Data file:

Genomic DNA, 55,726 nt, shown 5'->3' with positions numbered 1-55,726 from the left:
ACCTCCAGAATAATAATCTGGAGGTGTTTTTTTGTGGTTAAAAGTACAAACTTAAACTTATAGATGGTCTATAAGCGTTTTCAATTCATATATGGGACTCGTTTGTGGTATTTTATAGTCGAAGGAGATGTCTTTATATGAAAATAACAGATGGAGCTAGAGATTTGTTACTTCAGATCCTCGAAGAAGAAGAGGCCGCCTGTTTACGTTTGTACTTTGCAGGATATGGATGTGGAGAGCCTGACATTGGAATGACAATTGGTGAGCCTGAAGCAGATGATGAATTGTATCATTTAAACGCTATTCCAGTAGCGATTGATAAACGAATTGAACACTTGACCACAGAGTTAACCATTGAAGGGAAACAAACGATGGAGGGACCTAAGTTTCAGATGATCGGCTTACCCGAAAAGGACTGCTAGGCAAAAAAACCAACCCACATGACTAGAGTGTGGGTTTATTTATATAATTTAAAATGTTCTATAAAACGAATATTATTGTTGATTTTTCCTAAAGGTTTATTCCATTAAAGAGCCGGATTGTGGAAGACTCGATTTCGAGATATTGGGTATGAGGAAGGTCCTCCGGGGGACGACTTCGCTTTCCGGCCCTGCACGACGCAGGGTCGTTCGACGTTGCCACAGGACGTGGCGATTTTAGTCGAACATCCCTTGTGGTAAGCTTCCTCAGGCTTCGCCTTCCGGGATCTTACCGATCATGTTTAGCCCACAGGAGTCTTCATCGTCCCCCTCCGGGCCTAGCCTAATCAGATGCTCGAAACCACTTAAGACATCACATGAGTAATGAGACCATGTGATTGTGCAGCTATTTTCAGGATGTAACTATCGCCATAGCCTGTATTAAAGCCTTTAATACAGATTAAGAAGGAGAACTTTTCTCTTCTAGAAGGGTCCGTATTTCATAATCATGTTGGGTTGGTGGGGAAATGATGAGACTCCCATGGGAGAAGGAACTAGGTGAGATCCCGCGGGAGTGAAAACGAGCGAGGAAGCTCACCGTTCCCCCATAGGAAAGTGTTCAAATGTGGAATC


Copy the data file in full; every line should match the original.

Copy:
Genomic DNA, 55,726 nt, shown 5'->3' with positions numbered 1-55,726 from the left:
ACCTCCAGAATAATAATCTGGAGGTGTTTTTTTGTGGTTAAAAGTACAAACTTAAACTTATAGATGGTCTATAAGCGTTTTCAATTCATATATGGGACTCGTTTGTGGTATTTTATAGTCGAAGGAGATGTCTTTATATGAAAATAACAGATGGAGCTAGAGATTTGTTACTTCAGATCCTCGAAGAAGAAGAGGCCGCCTGTTTACGTTTGTACTTTGCAGGATATGGATGTGGAGAGCCTGACATTGGAATGACAATTGGTGAGCCTGAAGCAGATGATGAATTGTATCATTTAAACGCTATTCCAGTAGCGATTGATAAACGAATTGAACACTTGACCACAGAGTTAACCATTGAAGGGAAACAAACGATGGAGGGACCTAAGTTTCAGATGATCGGCTTACCCGAAAAGGACTGCTAGGCAAAAAAACCAACCCACATGACTAGAGTGTGGGTTTATTTATATAATTTAAAATGTTCTATAAAACGAATATTATTGTTGATTTTTCCTAAAGGTTTATTCCATTAAAGAGCCGGATTGTGGAAGACTCGATTTCGAGATATTGGGTATGAGGAAGGTCCTCCGGGGGACGACTTCGCTTTCCGGCCCTGCACGACGCAGGGTCGTTCGACGTTGCCACAGGACGTGGCGATTTTAGTCGAACATCCCTTGTGGTAAGCTTCCTCAGGCTTCGCCTTCCGGGATCTTACCGATCATGTTTAGCCCACAGGAGTCTTCATCGTCCCCCTCCGGGCCTAGCCTAATCAGATGCTCGAAACCACTTAAGACATCACATGAGTAATGAGACCATGTGATTGTGCAGCTATTTTCAGGATGTAACTATCGCCATAGCCTGTATTAAAGCCTTTAATACAGATTAAGAAGGAGAACTTTTCTCTTCTAGAAGGGTCCGTATTTCATAATCATGTTGGGTTGGTGGGGAAATGATGAGACTCCCATGGGAGAAGGAACTAGGTGAGATCCCGCGGGAGTGAAAACGAGCGAGGAAGCTCACCGTTCCCCCATAGGAAAGTGTTCAAATGTGGAATC